If you've not visited my blog before you might notice I haven't written a post for some time.  I kept meaning to but never found the right time.  The last two years have not been happy ones. My Mum died at the end of 2018 and then three months ago we lost my younger sister.  Its the first time I've written that.  In between times our family home of almost 50 years had to be emptied and sold. Hopefully I will get back to blogging in 2020.  I'll try to make it my New Year resolution!

Friday, 8 March 2019

World Book Day 2019

Its World Book Day and the day has been perfect for staying in and reading - wet, windy and grey grey grey! I'm reading these three at the moment. Meadowland and Four Hedges have chapters titled with the months of the year (a genre I especially enjoy), so after reading the March chapters I'll leave them both bookmarked and pick them up again in April.

That leaves "Miss Buncle's Book" which is not a book I would have picked up without the recommendation of the mighty Scott at Furrowed Middlebrow, who in turn pointed me towards an enabling review by Book Snob.  But be warned, once you click over to Furrowed M you may be there for some time and spend even more time searching on line for books and writers you would never have come across otherwise!

Two more minutes of World Book Day to go and I need to get to bed so I can read another chapter before closing my eyes!

Really enjoyed making more bookmarks by the way!

Saturday, 16 February 2019

An Occasional Update - Spring

We're only half way through February but there are signs of spring everywhere - even in my sewing room. I like using old embroidery transfers and this Weldons transfer couldn't be more spring-like could it. I don't actually use the transfer that would be a shame. I photocopy the transfer sheet and then use my lightbox to trace the design onto fabric with an erasable pencil/marker.

Spring is inside and outside - most particularly in the garden. There's nothing like a warmish day in late winter to encourage a bit of spring cleaning - tidying, snipping back and pulling a few weeds. This year I've a lot of transplanting to do too.

The family home is to be sold and the garden turned into a building plot. I cared for the garden for 25 years after my father died but now it will be dug up so I have to save as many plants as I can. First this year have been the snowdrops and they were a success! I know advice is to move them "in the green" but I took a chance and moved them in flower and two weeks later they look like they've always been there! So happy!

And I had to stitch them too - just in case.  The last couple of days I've moved on to crocuses and daffodils.  Not so easy but I'll let you know how I/they get on. They are looking beautiful at the moment.

And so is the country roundabout. I always think it looks its best in Spring sunshine. Something to do with the light.

Its a good year for snowdrops - in abundance on my walk this week but before you know it there will be primroses and violets....... then...... so many plants! There's much to do!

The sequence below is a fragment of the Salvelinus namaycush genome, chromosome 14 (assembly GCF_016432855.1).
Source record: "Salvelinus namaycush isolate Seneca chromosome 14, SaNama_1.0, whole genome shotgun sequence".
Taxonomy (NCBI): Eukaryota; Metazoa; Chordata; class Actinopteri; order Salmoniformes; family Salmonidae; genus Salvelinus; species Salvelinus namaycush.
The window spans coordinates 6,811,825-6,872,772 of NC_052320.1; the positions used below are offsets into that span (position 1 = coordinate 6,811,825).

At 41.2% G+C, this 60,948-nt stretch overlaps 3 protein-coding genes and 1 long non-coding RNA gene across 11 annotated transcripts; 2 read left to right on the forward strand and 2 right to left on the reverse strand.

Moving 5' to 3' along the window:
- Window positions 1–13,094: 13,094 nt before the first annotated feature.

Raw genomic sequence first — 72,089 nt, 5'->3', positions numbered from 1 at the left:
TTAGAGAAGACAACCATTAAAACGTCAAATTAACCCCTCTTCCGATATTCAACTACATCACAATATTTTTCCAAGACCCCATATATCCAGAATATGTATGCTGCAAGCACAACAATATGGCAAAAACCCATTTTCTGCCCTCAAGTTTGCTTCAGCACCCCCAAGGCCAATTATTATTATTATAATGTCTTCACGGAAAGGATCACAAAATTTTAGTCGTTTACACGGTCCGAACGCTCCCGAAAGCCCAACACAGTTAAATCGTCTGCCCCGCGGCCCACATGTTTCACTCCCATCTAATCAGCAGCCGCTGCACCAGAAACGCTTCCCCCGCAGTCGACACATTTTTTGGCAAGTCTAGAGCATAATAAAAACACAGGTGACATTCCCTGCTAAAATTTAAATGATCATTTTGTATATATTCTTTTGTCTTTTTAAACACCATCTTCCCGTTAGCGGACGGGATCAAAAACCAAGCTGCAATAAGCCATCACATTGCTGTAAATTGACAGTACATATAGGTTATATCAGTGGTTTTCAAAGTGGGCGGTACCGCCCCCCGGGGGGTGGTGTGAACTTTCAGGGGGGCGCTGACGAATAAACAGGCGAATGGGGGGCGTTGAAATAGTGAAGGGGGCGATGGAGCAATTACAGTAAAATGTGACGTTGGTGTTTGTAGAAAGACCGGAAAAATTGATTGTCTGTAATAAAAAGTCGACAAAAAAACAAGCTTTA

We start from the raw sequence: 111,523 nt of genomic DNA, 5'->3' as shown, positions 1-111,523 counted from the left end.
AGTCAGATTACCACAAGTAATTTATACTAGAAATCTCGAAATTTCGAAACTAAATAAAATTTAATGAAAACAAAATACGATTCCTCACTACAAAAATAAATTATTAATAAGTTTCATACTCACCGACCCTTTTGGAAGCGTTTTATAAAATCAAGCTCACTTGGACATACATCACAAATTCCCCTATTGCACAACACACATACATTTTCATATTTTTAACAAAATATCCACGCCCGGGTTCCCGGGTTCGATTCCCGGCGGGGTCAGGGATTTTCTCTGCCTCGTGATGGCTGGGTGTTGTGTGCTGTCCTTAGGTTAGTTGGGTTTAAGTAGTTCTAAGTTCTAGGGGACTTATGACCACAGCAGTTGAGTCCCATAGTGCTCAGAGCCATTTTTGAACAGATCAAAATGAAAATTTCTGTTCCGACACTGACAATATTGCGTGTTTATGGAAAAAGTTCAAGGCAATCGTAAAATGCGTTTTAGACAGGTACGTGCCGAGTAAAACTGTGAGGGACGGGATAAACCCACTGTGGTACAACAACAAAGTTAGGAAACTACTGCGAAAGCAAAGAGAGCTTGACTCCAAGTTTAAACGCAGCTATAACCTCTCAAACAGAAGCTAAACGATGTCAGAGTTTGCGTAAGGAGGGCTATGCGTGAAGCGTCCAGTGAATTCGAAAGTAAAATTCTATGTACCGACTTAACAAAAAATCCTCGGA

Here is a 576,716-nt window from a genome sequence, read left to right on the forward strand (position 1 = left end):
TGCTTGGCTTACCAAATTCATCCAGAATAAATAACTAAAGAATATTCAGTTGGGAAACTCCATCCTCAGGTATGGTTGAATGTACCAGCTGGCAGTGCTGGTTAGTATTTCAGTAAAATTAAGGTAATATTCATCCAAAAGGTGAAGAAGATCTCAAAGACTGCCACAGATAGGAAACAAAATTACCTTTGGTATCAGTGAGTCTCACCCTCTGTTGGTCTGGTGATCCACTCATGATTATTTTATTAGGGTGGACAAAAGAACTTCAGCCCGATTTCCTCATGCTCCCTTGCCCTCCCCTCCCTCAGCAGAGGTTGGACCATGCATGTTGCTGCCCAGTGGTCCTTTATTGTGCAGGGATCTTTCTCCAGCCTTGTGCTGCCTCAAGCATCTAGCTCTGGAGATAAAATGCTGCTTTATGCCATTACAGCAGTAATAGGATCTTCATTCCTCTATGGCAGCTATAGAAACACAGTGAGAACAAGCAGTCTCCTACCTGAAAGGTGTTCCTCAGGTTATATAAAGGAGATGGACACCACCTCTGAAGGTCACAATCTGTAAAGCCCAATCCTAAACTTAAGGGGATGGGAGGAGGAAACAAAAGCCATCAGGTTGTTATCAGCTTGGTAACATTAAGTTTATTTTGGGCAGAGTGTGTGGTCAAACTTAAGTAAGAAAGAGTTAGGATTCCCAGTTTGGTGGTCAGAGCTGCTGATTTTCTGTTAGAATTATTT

Sunday, 18 November 2018

Not just for Christmas

The inspirational Minki Kim published her second book Diary in Stitches recently.  Its full of design ideas and patterns for the type of small gift I like to make for Christmas fairs at this time of year. I made these Christmassy bookmarks using some of the festive patterns in the book.  A friend gave me some strips of very thick cardboard just right for the inside stiffening and I just cut strips of linen and cotton print to fit and stitched them together.  Its best to do the embroidery before cutting the linen to size.  Use an erasable pen.

These second lot are slightly smaller and don't have the edge stitching.  I do think the edging makes them look for finished so if I make more I'll make them slightly bigger so there's room for the stitching.  Books are the best type of Christmas gift as far as I'm concerned.  I loved to get an annual when I was a child and still enjoy dipping into a long wanted title on Christmas morning..... though usually I've bought it for myself!!!

Wednesday, 17 October 2018

Autumn decoration

October is the start of the crafting season - in my life anyway as Christmas isn't far away.  And a change of season is the cue to bring out my autumn decorations.  It seems this autumn's must have is the white mini pumpkin.  They are in all the most beautiful Instagram photos.  I think they may be called Mini Boos but they haven't reached us up here in North Wales.  So I thought to make my own.  Its an easy crochet pattern I found at Plant June and you can make two or three in an evening - well, perhaps crochet one evening and put together the next.  June crocheted her stalks and so did I previously, but for my little white Boos I used a small stick from the garden or a cinnamon stick and a die cut felt leaf hot glued in place.

Next I stitched acorns using this pattern from Tatiana Maximenko.  You might have seen I used her pattern for the mushrooms I photographed for my last post.  Tatiana's patterns are beautiful, simple and photographed in detail to help you in your sewing.  Her stitching is perfect and I must admit it needs time and patience to achieve anywhere near the same results. I need to try a few more as, of course, practise makes perfect - well as perfect as I can get.

My last project was somewhat easier to execute.  I was looking through my pile of Landscape magazine back issues for a cake recipe I remembered - I thought last year.  But I was distracted by the cover of a winter issue featuring decorations using Honesty seedpods.  I'd collected the dried pods earlier in the summer and they were stored in my shed waiting to have their seeds saved for next year.  I sacrificed a few to make these lovely window decorations.  I stuck the seeds to the "silver pennies" with a dot of liquid craft glue and then used the same to glue them into a flower shape.  When the sun shines through the window they light up!

Have you ever noticed the seedpods are three layers thick.  There is a stronger outer layer and inside is the silvery tissue paper thin layer with seeds on each side.  Such a clever design!  Its quite easy to peel the layers apart with your fingers and of course easy for the winds of autumn to separate those layers too and fling the seeds far and wide.  Isn't nature amazing.